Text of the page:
It’s built to help you track time, workload, and to-do tasks for your personal life and goals, and it even makes you find the good in your week.

Finding Time

In an effort to fight off my workaholic tendencies, I’ve been thinking a lot about time and time management. There’s one TED talk in particular that has had me thinking for weeks:

https://pc.tedcdn.com/talk/podcast/2016W/None/LauraVanderkam_2016W-480p.mp4
Video via TED

This idea that there is enough time for the things that matter to you, even if you live an extremely busy life, feels so wonderful. Not only do I have no doubt that she’s right, it’s also an idea to live your life by.

For me, I’m adding a third-column to-do list to my Passion Planner, which is the self-care to-do list Laura recommends in that video. Too frequently things like my chipped toenail polish are such a low priority that I never make time for them (and I can only imagine this just gets worse as you have kids).

By putting them on my list, I give myself permission to make those little things a priority, to make time for them, even when they seem selfish or stupid. I can make time for reading a book, checking my personal email, playing with my dogs, anything. This is how I plan to make self-care a priority.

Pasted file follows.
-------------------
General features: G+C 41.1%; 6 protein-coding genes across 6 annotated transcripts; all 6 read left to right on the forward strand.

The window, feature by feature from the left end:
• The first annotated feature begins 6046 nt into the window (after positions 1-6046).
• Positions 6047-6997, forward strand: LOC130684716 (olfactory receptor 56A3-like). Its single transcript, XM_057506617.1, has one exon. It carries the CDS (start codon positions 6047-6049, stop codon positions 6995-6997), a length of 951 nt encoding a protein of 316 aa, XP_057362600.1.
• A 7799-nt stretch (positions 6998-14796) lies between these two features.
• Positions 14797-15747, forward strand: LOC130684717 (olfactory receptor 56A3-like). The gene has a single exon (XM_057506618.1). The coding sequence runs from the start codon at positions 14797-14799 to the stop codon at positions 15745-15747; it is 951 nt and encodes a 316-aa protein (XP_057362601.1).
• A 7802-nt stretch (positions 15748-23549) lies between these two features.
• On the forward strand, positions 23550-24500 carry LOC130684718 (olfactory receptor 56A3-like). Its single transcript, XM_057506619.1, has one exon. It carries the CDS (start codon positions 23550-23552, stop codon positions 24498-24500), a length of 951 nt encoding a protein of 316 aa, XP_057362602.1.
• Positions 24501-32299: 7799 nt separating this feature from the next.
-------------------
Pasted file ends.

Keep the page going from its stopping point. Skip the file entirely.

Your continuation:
Soon, I will use the pages at the end of each month to evaluate how the first month of this is going, how my goals went, what was good and bad this month, and more.

Evaluating for Self-Care

Meal Planning and Tracking

I’ve been trying to make healthy meal plans and grocery shop in advance each week, which again, requires I make time for it.

This great video series of bento box lunches from Mind Over Munch, one per day in January,  has really been helping me to get inspired with each day’s meals. (She also has a digital cookbook of these if you need more than 30 days of inspiration!)

How I Meal Plan

To meal plan, I’ve been using a lot of tools to make it happen, which makes it a lot more fun for someone like me who loves checking things off.